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Outline: Chapter 13 The Dynamics of the Capital Structure Decision. Transactions Costs and Capital Structure Decisions Financial distress costs Agency costs Impact of Capital Investment Decisions Signalling Capital structure impacts on firm value

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outline chapter 13 the dynamics of the capital structure decision
Outline: Chapter 13The Dynamics of the Capital Structure Decision

Transactions Costs and Capital Structure Decisions

    • Financial distress costs
    • Agency costs
  • Impact of Capital Investment Decisions
    • Signalling
    • Capital structure impacts on firm value
  • Using M&M to Identify Factors Affecting Capital Structure Decisions
    • Financial distress and agency considerations
    • Signalling, capital structure and cash flow
outline chapter 13 the dynamics of the capital structure decision concluded
Outline: Chapter 13 The Dynamics of the Capital Structure Decision (concluded)
  • Other Factors to Considerations
    • Growth options
    • Product or input market factors
    • Economic conditions
    • Corporate control
    • Factors to look for when making capital structure decisions
transactions costs and capital structure decisions financial distress costs
Transactions costs and Capital Structure DecisionsFinancial Distress Costs
  • Financial distress implies that a firm does not have enough cash on hand or readily available to meet its current financial obligations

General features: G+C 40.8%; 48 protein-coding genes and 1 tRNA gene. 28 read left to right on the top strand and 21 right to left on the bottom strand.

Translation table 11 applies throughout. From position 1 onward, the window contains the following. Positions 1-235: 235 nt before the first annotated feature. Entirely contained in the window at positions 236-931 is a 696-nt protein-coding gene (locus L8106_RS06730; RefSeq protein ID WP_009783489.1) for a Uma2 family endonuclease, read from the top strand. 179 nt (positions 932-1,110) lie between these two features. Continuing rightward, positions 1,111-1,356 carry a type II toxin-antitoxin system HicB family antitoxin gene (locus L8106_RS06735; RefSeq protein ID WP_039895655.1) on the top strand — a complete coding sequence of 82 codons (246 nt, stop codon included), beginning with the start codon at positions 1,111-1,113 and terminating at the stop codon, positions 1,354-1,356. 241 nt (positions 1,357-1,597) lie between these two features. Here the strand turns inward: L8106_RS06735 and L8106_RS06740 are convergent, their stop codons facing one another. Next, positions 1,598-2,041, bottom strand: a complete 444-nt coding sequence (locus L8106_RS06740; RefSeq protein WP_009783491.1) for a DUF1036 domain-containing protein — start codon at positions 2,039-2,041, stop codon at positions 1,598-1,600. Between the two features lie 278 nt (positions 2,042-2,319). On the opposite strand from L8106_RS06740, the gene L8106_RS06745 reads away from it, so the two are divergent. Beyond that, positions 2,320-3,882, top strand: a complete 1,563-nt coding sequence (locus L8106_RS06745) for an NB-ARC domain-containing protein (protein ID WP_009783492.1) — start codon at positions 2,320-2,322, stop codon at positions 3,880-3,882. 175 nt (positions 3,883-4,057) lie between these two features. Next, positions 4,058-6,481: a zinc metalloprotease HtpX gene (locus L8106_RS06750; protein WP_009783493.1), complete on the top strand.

• Shareholders have an option to buy the bondholder's claim on the firm
    • If at the maturity of the firm's debt V > B
      • Shareholders exercise their option, pay off the bondholders, and claim V - B for themselves
    • If at the maturity of the firm's debt V < B
      • Because of limited liability, shareholders walk away from the firm, turning it over to the creditors
  • It is the loss in value that leads to bankruptcy not the other way around
transactions costs and capital structure decisions financial distress costs continued
Transactions costs and Capital Structure DecisionsFinancial Distress Costs(continued)
  • The payoff to shareholders and bondholders
transactions costs and capital structure decisions financial distress costs continued5
Transactions costs and Capital Structure DecisionsFinancial Distress Costs(continued)
  • Bankruptcy costs
    • Direct bankruptcy costs
      • Legal costs
      • Reorganization expenses
    • Indirect bankruptcy costs
      • Risk shifting
      • Failing to invest
      • Operational and managerial inefficiencies
  • The sum of the direct and indirect cost associated with bankruptcy and financial difficulties are the financial distress costs
transactions costs and capital structure decisions financial distress costs continued6
Transactions costs and Capital Structure DecisionsFinancial Distress Costs(continued)
  • Risk shifting
    • When faced with severe financial difficulties firms may invest in negative NPV projects instead of value maximizing positive NPV projects
    • Risk Shifting Example

If a firm has the following market-value-based balance sheet:

Cash $130 Debt $150

Other assets 33 Equity 13

The debt matures in one year at $260 and the following two investment projects are available

transactions costs and capital structure decisions financial distress costs continued7
Transactions costs and Capital Structure DecisionsFinancial Distress Costs(continued)

Low-Risk (LR) High-Risk (HR)

Today Possible Payoffs Today Possible Payoffs

Next Year Next Year

$250 (Pi = 0.30) $400 (Pi = 0.20)

$130 $130

$170 (Pi = 0.70) $0 (Pi = 0.80)

At a discount rate of 10% NPVLR = $46.36 and

NPVHR = -$57.27. Which project will the firm accept?

transactions costs and capital structure decisions financial distress costs continued8
Transactions costs and Capital Structure DecisionsFinancial Distress Costs(continued)
  • Failing to invest
    • When the debt claims are substantial relative to the equity claims, virtually all of the gains from making positive-NPV investments are captured by the bondholders